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Primary school attendance in Swansea continues to rise

Fun schemes to encourage youngsters not to miss school are paying off in Swansea.

Swans_attendance

Latest figures show that primary school attendance for this academic year so far is 95.3% - which is up from 94.9 per cent for 2015/2016.

This year Swansea Council introduced its Incentivising Attendance Programme which gives all pupils with excellent or improving attendance records the chance to win prizes which are handed out at a ceremony at the end of each half-term.

Some schools are also running their own in-house rewards scheme.

Now one group of neighbouring schools has set-up an inter-school challenge with a weekly league table and the chance to win school-wide prizes at the end of the year.

Those taking part are Waun Wen, Clwyd, Gwyrosydd, Burlais, Brynhyfryd, Plasmarl and Pentrehafod.

Each school calculates its attendance data at the end of the week which is added to an attendance race board on display in their school.

The attendance is ranked with points 1 to 7 with the top three schools being placed in gold, silver or bronze position. This changes on a weekly basis depending on who scores the most points for the previous week.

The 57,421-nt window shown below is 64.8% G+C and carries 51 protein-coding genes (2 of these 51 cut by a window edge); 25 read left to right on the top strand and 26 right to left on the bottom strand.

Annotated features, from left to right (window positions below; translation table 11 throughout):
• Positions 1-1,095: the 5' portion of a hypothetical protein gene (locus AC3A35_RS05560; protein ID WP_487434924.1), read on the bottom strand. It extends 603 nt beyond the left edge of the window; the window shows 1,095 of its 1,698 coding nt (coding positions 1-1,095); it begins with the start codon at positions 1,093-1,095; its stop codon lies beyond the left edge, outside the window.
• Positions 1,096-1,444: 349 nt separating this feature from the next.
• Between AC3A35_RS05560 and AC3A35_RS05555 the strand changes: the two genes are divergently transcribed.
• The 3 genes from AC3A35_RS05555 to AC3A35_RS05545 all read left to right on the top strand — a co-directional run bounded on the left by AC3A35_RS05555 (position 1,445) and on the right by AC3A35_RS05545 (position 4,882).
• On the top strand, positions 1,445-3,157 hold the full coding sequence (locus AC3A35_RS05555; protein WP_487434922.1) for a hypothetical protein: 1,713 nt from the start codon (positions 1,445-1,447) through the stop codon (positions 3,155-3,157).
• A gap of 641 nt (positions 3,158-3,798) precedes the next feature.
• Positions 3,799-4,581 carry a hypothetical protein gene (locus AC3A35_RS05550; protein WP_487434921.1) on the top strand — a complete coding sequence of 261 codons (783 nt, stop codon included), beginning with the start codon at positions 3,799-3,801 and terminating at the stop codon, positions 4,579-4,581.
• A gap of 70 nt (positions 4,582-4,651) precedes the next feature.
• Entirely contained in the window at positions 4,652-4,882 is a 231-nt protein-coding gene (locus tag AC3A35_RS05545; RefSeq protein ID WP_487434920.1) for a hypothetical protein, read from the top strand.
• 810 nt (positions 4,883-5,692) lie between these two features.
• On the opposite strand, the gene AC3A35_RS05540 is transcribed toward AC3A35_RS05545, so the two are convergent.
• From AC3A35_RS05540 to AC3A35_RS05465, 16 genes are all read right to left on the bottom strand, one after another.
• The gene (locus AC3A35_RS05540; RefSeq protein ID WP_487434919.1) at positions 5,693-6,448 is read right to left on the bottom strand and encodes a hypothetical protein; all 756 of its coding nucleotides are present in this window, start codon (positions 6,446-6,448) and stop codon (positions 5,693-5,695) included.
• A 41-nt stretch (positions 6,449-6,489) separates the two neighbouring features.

Parents are encouraged to play their part in helping their school secure top spot.

Swans stars back drive that is improving pupils' school attendance

It will culminate in June with an Attendance Festival for the winning gold school and the silver and bronze winners will also receive recognition with film sessions and a non-school uniform day.

Four years ago attendance at primary schools in Swansea was highlighted by the Welsh Government's school inspectorate Estyn as an area for concern.

Since then, thanks to a concerted effort by Swansea Council's Education Department working with all schools, there have been sustained and dramatic improvements.

Cllr Jennifer Raynor, Cabinet Member for Education, said: "Pupil attainment is a top priority for the council and attendance at school is the key to that.

"If our children don't go to school they can't learn and they will struggle to achieve their full potential.

"That's why the council puts so much effort into working with schools and parents to improve attendance and I would like to thank all involved for contributing to the improvements we have seen in recent years."

The new figures show attendance at Swansea's two special schools has also jumped to 92.9% this year from 91.9% last year.

Secondary schools have seen a slight drop to 94% from 94.3% in the previous year but the long-term trend still remains positive.


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